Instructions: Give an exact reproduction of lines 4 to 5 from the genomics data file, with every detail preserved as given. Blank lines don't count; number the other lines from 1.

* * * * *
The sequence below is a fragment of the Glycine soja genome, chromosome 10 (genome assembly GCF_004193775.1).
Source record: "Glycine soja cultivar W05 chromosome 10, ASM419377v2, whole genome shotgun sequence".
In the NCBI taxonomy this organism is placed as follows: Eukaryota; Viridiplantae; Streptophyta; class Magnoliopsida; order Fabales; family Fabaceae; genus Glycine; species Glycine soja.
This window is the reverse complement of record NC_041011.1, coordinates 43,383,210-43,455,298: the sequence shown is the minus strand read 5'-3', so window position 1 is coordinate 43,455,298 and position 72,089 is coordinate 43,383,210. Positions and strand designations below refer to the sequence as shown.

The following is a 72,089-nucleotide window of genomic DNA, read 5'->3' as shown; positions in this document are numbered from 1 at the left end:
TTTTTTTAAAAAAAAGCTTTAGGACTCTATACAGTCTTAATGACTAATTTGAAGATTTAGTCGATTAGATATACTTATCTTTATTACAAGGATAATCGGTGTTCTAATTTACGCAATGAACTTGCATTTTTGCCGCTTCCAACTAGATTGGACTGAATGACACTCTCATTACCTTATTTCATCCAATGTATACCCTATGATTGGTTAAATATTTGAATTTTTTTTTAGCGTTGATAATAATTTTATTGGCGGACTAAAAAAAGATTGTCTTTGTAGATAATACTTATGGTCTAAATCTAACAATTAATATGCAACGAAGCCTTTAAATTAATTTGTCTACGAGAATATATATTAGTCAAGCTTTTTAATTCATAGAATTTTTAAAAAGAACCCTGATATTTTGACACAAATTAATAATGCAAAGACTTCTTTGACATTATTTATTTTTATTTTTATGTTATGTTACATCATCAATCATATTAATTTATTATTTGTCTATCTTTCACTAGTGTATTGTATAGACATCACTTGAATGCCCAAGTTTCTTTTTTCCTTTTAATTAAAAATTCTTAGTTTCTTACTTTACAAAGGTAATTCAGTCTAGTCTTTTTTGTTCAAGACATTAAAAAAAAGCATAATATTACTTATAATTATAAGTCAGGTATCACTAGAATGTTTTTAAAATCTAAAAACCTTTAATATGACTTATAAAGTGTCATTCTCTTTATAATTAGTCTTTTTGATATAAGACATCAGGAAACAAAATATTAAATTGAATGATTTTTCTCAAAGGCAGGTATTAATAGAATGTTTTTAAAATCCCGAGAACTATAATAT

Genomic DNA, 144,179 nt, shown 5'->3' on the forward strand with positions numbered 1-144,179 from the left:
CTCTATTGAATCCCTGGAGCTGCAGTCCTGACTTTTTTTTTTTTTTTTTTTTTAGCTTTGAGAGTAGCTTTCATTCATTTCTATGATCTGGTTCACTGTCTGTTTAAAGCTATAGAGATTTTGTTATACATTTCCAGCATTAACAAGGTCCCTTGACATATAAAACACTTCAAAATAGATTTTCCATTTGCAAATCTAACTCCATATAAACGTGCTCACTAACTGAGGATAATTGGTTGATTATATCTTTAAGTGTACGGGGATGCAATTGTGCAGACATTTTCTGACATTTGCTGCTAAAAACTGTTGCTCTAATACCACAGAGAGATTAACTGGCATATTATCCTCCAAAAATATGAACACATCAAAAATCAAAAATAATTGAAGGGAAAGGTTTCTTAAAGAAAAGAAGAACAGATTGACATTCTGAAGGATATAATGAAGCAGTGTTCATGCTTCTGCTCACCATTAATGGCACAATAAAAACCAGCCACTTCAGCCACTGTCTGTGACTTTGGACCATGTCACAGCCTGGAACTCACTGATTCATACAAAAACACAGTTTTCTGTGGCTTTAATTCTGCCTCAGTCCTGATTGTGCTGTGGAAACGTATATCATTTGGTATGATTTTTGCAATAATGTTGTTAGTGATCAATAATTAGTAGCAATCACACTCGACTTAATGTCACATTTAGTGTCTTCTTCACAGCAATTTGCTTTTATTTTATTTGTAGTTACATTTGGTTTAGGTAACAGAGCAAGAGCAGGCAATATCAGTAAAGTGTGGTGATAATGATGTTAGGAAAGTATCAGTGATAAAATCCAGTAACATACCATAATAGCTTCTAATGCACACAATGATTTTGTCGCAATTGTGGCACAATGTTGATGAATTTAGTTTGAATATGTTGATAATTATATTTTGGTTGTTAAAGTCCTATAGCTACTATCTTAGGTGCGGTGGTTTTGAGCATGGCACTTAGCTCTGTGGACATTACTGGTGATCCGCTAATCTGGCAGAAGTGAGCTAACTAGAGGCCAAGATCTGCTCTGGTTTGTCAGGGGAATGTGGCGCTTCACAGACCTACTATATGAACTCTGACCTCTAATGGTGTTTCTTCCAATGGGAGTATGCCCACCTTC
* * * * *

This window is the reverse complement of record NC_041011.1, coordinates 43,383,210-43,455,298: the sequence shown is the minus strand read 5'-3', so window position 1 is coordinate 43,455,298 and position 72,089 is coordinate 43,383,210. Positions and strand designations below refer to the sequence as shown.

The following is a 72,089-nucleotide window of genomic DNA, read 5'->3' as shown; positions in this document are numbered from 1 at the left end: